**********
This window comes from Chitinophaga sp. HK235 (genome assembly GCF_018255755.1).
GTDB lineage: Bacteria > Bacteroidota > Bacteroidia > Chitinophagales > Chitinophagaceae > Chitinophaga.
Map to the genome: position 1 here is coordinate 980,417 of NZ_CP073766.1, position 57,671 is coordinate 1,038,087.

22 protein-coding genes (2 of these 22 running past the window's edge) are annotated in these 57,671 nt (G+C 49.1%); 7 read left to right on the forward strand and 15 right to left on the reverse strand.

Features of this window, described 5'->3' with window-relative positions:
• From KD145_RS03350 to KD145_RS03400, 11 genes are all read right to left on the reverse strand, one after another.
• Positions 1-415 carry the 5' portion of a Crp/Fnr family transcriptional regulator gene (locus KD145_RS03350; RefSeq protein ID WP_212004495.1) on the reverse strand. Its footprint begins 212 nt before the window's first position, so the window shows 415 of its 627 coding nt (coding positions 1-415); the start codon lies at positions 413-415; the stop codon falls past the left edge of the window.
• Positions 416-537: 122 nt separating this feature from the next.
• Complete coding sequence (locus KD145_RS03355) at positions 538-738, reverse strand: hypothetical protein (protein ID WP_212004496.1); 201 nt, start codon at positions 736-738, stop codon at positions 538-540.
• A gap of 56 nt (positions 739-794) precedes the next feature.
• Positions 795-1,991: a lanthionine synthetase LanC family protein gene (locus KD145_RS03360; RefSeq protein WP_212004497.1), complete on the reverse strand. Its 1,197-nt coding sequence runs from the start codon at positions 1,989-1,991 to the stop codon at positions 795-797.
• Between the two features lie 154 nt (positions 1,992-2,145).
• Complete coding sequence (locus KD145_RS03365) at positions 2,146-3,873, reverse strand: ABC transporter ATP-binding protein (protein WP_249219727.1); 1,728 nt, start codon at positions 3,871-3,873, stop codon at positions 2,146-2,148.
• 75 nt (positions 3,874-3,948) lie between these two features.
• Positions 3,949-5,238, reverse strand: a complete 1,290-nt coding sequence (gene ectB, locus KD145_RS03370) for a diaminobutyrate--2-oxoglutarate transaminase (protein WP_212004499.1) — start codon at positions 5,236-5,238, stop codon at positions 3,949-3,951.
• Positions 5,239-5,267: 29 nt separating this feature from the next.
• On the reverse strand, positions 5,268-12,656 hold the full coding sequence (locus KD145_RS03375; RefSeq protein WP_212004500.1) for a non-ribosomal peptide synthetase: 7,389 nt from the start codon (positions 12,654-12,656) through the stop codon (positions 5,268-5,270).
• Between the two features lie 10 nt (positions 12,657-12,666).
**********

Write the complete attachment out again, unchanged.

This window comes from Chitinophaga sp. HK235 (genome assembly GCF_018255755.1).
GTDB lineage: Bacteria > Bacteroidota > Bacteroidia > Chitinophagales > Chitinophagaceae > Chitinophaga.
Map to the genome: position 1 here is coordinate 980,417 of NZ_CP073766.1, position 57,671 is coordinate 1,038,087.

22 protein-coding genes (2 of these 22 running past the window's edge) are annotated in these 57,671 nt (G+C 49.1%); 7 read left to right on the forward strand and 15 right to left on the reverse strand.

Features of this window, described 5'->3' with window-relative positions:
• From KD145_RS03350 to KD145_RS03400, 11 genes are all read right to left on the reverse strand, one after another.
• Positions 1-415 carry the 5' portion of a Crp/Fnr family transcriptional regulator gene (locus KD145_RS03350; RefSeq protein ID WP_212004495.1) on the reverse strand. Its footprint begins 212 nt before the window's first position, so the window shows 415 of its 627 coding nt (coding positions 1-415); the start codon lies at positions 413-415; the stop codon falls past the left edge of the window.
• Positions 416-537: 122 nt separating this feature from the next.
• Complete coding sequence (locus KD145_RS03355) at positions 538-738, reverse strand: hypothetical protein (protein ID WP_212004496.1); 201 nt, start codon at positions 736-738, stop codon at positions 538-540.
• A gap of 56 nt (positions 739-794) precedes the next feature.
• Positions 795-1,991: a lanthionine synthetase LanC family protein gene (locus KD145_RS03360; RefSeq protein WP_212004497.1), complete on the reverse strand. Its 1,197-nt coding sequence runs from the start codon at positions 1,989-1,991 to the stop codon at positions 795-797.
• Between the two features lie 154 nt (positions 1,992-2,145).
• Complete coding sequence (locus KD145_RS03365) at positions 2,146-3,873, reverse strand: ABC transporter ATP-binding protein (protein WP_249219727.1); 1,728 nt, start codon at positions 3,871-3,873, stop codon at positions 2,146-2,148.
• 75 nt (positions 3,874-3,948) lie between these two features.
• Positions 3,949-5,238, reverse strand: a complete 1,290-nt coding sequence (gene ectB, locus KD145_RS03370) for a diaminobutyrate--2-oxoglutarate transaminase (protein WP_212004499.1) — start codon at positions 5,236-5,238, stop codon at positions 3,949-3,951.
• Positions 5,239-5,267: 29 nt separating this feature from the next.
• On the reverse strand, positions 5,268-12,656 hold the full coding sequence (locus KD145_RS03375; RefSeq protein WP_212004500.1) for a non-ribosomal peptide synthetase: 7,389 nt from the start codon (positions 12,654-12,656) through the stop codon (positions 5,268-5,270).
• Between the two features lie 10 nt (positions 12,657-12,666).